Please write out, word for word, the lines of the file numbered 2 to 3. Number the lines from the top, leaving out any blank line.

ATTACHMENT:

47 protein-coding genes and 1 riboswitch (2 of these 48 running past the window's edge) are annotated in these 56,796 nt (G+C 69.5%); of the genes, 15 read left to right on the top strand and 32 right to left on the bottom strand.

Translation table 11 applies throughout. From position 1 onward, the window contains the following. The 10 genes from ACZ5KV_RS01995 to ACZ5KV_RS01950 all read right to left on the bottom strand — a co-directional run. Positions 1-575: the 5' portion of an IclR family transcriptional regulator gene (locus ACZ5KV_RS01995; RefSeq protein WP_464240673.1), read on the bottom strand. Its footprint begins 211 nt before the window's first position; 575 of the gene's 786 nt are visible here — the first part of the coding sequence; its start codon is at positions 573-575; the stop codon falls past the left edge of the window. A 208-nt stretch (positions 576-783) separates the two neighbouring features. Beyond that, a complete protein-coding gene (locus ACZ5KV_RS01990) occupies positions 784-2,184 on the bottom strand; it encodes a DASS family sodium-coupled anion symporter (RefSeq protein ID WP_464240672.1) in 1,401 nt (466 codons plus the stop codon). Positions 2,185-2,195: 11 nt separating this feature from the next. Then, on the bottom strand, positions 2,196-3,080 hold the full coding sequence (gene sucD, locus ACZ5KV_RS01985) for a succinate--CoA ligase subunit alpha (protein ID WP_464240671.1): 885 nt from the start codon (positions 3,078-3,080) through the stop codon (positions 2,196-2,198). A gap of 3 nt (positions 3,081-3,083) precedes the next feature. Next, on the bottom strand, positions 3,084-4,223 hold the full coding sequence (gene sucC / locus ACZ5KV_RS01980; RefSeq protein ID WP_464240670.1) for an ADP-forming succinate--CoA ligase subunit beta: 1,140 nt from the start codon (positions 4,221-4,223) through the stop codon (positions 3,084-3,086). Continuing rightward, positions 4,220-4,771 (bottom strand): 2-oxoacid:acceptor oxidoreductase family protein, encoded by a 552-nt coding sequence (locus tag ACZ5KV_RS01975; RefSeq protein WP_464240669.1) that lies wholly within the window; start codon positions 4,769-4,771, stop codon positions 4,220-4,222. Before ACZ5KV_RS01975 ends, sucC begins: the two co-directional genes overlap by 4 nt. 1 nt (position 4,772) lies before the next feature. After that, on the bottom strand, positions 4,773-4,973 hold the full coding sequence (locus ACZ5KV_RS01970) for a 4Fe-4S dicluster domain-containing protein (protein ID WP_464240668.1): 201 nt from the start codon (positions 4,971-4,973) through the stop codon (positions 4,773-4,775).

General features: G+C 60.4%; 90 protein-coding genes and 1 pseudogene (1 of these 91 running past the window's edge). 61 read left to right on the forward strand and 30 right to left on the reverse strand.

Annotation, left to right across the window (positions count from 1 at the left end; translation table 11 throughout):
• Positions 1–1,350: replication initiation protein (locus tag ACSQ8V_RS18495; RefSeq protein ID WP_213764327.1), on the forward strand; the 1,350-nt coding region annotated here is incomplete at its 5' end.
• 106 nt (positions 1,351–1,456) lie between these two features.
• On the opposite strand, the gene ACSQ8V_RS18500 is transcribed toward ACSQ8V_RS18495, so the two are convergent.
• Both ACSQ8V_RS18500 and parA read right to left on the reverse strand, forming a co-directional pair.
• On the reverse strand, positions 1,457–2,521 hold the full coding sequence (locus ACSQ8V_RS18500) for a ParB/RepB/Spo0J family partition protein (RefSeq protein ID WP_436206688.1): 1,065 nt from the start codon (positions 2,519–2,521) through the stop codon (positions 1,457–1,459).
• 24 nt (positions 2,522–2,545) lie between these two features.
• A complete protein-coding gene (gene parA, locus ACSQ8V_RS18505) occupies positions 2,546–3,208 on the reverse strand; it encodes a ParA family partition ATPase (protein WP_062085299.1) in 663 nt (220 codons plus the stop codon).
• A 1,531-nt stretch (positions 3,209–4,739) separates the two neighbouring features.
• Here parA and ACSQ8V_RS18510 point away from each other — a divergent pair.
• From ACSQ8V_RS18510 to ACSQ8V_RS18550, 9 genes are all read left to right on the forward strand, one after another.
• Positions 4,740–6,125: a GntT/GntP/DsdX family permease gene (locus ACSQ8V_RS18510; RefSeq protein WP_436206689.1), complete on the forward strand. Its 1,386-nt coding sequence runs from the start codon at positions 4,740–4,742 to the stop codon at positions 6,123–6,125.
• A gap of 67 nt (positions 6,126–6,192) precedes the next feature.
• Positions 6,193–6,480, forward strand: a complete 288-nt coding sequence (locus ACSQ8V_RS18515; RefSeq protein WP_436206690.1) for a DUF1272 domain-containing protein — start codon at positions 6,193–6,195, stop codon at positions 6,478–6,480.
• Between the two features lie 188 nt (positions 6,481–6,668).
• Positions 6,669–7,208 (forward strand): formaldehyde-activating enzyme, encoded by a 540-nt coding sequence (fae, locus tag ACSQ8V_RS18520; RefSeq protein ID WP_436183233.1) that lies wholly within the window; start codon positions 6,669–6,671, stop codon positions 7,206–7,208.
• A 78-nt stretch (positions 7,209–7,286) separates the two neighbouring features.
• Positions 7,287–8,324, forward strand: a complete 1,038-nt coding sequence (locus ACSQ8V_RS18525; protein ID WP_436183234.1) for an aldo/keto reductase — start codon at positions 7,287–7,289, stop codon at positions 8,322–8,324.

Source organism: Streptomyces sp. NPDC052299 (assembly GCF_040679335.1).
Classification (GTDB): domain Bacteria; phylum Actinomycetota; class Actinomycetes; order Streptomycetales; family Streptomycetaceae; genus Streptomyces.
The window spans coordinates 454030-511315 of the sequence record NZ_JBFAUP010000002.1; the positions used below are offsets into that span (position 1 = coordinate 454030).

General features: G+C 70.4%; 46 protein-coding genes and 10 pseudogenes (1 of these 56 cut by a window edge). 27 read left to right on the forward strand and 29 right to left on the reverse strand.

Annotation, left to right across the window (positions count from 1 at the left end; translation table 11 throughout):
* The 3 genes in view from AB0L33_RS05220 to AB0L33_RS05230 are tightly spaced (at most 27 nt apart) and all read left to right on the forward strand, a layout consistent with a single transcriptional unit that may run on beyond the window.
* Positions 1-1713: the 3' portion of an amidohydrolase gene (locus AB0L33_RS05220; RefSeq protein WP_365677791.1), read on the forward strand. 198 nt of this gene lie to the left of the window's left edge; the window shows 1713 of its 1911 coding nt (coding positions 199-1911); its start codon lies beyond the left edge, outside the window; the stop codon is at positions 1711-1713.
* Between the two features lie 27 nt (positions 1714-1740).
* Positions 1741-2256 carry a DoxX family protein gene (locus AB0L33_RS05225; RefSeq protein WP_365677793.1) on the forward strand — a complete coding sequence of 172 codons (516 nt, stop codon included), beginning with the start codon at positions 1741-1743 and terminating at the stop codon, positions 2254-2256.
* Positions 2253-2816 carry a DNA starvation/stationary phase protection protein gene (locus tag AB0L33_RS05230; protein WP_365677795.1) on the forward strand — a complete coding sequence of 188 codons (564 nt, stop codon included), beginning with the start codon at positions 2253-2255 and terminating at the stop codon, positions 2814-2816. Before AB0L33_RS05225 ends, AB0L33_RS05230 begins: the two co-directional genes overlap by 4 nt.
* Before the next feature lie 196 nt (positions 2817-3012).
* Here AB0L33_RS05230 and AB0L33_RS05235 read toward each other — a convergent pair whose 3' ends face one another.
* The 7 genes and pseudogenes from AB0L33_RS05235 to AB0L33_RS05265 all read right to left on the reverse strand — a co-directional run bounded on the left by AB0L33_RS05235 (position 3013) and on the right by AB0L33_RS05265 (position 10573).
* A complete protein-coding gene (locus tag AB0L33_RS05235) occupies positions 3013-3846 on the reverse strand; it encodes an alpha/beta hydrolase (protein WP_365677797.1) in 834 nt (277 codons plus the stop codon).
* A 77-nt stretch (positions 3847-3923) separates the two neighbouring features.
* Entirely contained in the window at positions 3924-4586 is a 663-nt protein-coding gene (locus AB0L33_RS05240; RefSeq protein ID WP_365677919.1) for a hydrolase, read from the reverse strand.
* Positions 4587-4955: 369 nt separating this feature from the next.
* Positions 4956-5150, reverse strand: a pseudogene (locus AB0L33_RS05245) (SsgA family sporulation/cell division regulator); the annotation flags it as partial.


Translation table 11 applies throughout. From position 1 onward, the window contains the following. The 10 genes from ACZ5KV_RS01995 to ACZ5KV_RS01950 all read right to left on the bottom strand — a co-directional run. Positions 1-575: the 5' portion of an IclR family transcriptional regulator gene (locus ACZ5KV_RS01995; RefSeq protein WP_464240673.1), read on the bottom strand. Its footprint begins 211 nt before the window's first position; 575 of the gene's 786 nt are visible here — the first part of the coding sequence; its start codon is at positions 573-575; the stop codon falls past the left edge of the window. A 208-nt stretch (positions 576-783) separates the two neighbouring features. Beyond that, a complete protein-coding gene (locus ACZ5KV_RS01990) occupies positions 784-2,184 on the bottom strand; it encodes a DASS family sodium-coupled anion symporter (RefSeq protein ID WP_464240672.1) in 1,401 nt (466 codons plus the stop codon). Positions 2,185-2,195: 11 nt separating this feature from the next. Then, on the bottom strand, positions 2,196-3,080 hold the full coding sequence (gene sucD, locus ACZ5KV_RS01985) for a succinate--CoA ligase subunit alpha (protein ID WP_464240671.1): 885 nt from the start codon (positions 3,078-3,080) through the stop codon (positions 2,196-2,198). A gap of 3 nt (positions 3,081-3,083) precedes the next feature. Next, on the bottom strand, positions 3,084-4,223 hold the full coding sequence (gene sucC / locus ACZ5KV_RS01980; RefSeq protein ID WP_464240670.1) for an ADP-forming succinate--CoA ligase subunit beta: 1,140 nt from the start codon (positions 4,221-4,223) through the stop codon (positions 3,084-3,086). Continuing rightward, positions 4,220-4,771 (bottom strand): 2-oxoacid:acceptor oxidoreductase family protein, encoded by a 552-nt coding sequence (locus tag ACZ5KV_RS01975; RefSeq protein WP_464240669.1) that lies wholly within the window; start codon positions 4,769-4,771, stop codon positions 4,220-4,222. Before ACZ5KV_RS01975 ends, sucC begins: the two co-directional genes overlap by 4 nt. 1 nt (position 4,772) lies before the next feature. After that, on the bottom strand, positions 4,773-4,973 hold the full coding sequence (locus ACZ5KV_RS01970) for a 4Fe-4S dicluster domain-containing protein (protein ID WP_464240668.1): 201 nt from the start codon (positions 4,971-4,973) through the stop codon (positions 4,773-4,775).

General features: G+C 60.4%; 90 protein-coding genes and 1 pseudogene (1 of these 91 running past the window's edge). 61 read left to right on the forward strand and 30 right to left on the reverse strand.